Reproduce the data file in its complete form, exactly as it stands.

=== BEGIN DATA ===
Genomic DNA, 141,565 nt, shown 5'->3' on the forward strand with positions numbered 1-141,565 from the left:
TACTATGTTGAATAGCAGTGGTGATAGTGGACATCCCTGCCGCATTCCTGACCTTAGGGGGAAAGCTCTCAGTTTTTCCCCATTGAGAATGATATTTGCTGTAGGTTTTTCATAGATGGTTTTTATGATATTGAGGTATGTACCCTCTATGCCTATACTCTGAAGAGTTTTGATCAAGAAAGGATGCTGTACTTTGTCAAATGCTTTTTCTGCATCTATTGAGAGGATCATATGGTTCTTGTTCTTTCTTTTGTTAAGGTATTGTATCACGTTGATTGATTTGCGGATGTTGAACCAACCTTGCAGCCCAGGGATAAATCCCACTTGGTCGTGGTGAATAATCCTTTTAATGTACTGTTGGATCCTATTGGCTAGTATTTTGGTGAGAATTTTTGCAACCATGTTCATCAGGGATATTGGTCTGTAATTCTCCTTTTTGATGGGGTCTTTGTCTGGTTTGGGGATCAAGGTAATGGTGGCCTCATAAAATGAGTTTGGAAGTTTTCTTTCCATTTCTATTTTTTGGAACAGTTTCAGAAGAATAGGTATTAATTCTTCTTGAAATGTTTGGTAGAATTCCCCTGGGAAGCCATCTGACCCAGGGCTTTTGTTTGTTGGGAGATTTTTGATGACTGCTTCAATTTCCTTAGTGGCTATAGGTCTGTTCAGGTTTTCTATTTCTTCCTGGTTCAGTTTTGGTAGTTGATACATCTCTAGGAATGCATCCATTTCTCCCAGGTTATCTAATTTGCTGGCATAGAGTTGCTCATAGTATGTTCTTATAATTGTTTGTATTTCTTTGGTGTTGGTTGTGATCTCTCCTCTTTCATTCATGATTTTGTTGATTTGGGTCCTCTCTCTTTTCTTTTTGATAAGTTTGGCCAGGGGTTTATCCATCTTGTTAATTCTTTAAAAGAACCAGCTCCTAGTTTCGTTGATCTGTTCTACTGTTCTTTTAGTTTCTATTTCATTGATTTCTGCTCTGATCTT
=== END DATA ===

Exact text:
Genomic DNA, 141,565 nt, shown 5'->3' on the forward strand with positions numbered 1-141,565 from the left:
TACTATGTTGAATAGCAGTGGTGATAGTGGACATCCCTGCCGCATTCCTGACCTTAGGGGGAAAGCTCTCAGTTTTTCCCCATTGAGAATGATATTTGCTGTAGGTTTTTCATAGATGGTTTTTATGATATTGAGGTATGTACCCTCTATGCCTATACTCTGAAGAGTTTTGATCAAGAAAGGATGCTGTACTTTGTCAAATGCTTTTTCTGCATCTATTGAGAGGATCATATGGTTCTTGTTCTTTCTTTTGTTAAGGTATTGTATCACGTTGATTGATTTGCGGATGTTGAACCAACCTTGCAGCCCAGGGATAAATCCCACTTGGTCGTGGTGAATAATCCTTTTAATGTACTGTTGGATCCTATTGGCTAGTATTTTGGTGAGAATTTTTGCAACCATGTTCATCAGGGATATTGGTCTGTAATTCTCCTTTTTGATGGGGTCTTTGTCTGGTTTGGGGATCAAGGTAATGGTGGCCTCATAAAATGAGTTTGGAAGTTTTCTTTCCATTTCTATTTTTTGGAACAGTTTCAGAAGAATAGGTATTAATTCTTCTTGAAATGTTTGGTAGAATTCCCCTGGGAAGCCATCTGACCCAGGGCTTTTGTTTGTTGGGAGATTTTTGATGACTGCTTCAATTTCCTTAGTGGCTATAGGTCTGTTCAGGTTTTCTATTTCTTCCTGGTTCAGTTTTGGTAGTTGATACATCTCTAGGAATGCATCCATTTCTCCCAGGTTATCTAATTTGCTGGCATAGAGTTGCTCATAGTATGTTCTTATAATTGTTTGTATTTCTTTGGTGTTGGTTGTGATCTCTCCTCTTTCATTCATGATTTTGTTGATTTGGGTCCTCTCTCTTTTCTTTTTGATAAGTTTGGCCAGGGGTTTATCCATCTTGTTAATTCTTTAAAAGAACCAGCTCCTAGTTTCGTTGATCTGTTCTACTGTTCTTTTAGTTTCTATTTCATTGATTTCTGCTCTGATCTT